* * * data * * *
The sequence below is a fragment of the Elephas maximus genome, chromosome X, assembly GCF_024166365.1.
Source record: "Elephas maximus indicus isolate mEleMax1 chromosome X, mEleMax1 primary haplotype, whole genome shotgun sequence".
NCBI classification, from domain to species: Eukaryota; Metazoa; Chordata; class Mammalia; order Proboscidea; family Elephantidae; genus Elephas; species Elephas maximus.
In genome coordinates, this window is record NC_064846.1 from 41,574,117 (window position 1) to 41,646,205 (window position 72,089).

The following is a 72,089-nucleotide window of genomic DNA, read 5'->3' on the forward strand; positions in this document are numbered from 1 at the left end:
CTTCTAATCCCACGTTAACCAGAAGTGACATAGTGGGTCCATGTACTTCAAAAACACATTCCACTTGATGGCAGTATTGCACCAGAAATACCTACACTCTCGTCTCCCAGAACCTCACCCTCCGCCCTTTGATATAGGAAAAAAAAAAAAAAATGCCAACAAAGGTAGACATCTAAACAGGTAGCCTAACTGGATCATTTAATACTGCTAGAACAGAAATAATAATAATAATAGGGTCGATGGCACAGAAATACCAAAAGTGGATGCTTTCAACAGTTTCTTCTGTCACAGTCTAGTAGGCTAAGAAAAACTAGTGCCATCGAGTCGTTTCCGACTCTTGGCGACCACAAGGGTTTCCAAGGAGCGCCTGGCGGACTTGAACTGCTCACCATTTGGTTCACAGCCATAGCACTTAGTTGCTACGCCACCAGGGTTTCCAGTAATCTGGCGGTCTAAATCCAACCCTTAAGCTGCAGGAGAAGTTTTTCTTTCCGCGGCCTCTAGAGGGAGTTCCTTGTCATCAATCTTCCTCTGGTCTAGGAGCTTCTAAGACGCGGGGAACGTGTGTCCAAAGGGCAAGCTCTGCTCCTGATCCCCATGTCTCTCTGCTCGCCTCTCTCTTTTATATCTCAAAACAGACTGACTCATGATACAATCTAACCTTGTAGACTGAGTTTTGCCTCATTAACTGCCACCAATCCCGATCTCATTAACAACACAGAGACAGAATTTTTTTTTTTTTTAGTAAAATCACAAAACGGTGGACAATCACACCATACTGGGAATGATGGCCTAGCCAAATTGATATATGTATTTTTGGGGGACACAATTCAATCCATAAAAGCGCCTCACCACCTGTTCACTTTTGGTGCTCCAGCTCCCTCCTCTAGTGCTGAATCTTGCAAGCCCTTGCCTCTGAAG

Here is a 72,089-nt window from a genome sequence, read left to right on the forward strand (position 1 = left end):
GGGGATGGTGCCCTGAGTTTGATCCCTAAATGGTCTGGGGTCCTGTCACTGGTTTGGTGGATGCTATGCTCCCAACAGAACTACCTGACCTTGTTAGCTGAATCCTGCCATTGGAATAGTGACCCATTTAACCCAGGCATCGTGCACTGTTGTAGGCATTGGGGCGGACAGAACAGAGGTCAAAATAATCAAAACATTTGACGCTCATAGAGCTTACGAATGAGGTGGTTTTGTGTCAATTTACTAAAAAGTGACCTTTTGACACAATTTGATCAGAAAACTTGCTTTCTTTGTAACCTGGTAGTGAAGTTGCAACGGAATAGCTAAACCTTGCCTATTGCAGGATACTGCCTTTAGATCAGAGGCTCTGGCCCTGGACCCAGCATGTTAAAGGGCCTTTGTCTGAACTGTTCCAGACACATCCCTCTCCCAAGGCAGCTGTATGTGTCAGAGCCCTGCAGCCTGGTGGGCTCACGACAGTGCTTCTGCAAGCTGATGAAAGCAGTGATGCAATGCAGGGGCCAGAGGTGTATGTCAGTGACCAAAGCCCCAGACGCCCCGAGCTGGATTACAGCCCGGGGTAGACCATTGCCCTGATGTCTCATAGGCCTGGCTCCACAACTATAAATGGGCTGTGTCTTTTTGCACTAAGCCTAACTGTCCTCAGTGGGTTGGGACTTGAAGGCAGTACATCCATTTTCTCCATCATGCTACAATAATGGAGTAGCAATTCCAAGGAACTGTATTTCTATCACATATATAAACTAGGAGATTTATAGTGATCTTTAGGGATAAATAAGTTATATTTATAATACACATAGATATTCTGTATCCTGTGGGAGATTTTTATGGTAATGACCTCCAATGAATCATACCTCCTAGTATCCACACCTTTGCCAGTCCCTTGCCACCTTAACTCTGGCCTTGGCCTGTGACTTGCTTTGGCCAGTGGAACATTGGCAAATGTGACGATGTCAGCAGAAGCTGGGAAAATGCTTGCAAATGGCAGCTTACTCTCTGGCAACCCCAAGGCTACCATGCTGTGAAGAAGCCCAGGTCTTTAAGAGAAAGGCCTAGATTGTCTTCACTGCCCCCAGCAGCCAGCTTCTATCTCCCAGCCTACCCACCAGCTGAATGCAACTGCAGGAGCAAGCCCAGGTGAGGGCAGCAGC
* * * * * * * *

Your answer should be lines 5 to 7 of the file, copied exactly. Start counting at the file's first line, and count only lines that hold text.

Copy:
The following is a 72,089-nucleotide window of genomic DNA, read 5'->3' on the forward strand; positions in this document are numbered from 1 at the left end:
CTTCTAATCCCACGTTAACCAGAAGTGACATAGTGGGTCCATGTACTTCAAAAACACATTCCACTTGATGGCAGTATTGCACCAGAAATACCTACACTCTCGTCTCCCAGAACCTCACCCTCCGCCCTTTGATATAGGAAAAAAAAAAAAAAATGCCAACAAAGGTAGACATCTAAACAGGTAGCCTAACTGGATCATTTAATACTGCTAGAACAGAAATAATAATAATAATAGGGTCGATGGCACAGAAATACCAAAAGTGGATGCTTTCAACAGTTTCTTCTGTCACAGTCTAGTAGGCTAAGAAAAACTAGTGCCATCGAGTCGTTTCCGACTCTTGGCGACCACAAGGGTTTCCAAGGAGCGCCTGGCGGACTTGAACTGCTCACCATTTGGTTCACAGCCATAGCACTTAGTTGCTACGCCACCAGGGTTTCCAGTAATCTGGCGGTCTAAATCCAACCCTTAAGCTGCAGGAGAAGTTTTTCTTTCCGCGGCCTCTAGAGGGAGTTCCTTGTCATCAATCTTCCTCTGGTCTAGGAGCTTCTAAGACGCGGGGAACGTGTGTCCAAAGGGCAAGCTCTGCTCCTGATCCCCATGTCTCTCTGCTCGCCTCTCTCTTTTATATCTCAAAACAGACTGACTCATGATACAATCTAACCTTGTAGACTGAGTTTTGCCTCATTAACTGCCACCAATCCCGATCTCATTAACAACACAGAGACAGAATTTTTTTTTTTTTTAGTAAAATCACAAAACGGTGGACAATCACACCATACTGGGAATGATGGCCTAGCCAAATTGATATATGTATTTTTGGGGGACACAATTCAATCCATAAAAGCGCCTCACCACCTGTTCACTTTTGGTGCTCCAGCTCCCTCCTCTAGTGCTGAATCTTGCAAGCCCTTGCCTCTGAAG

Here is a 72,089-nt window from a genome sequence, read left to right on the forward strand (position 1 = left end):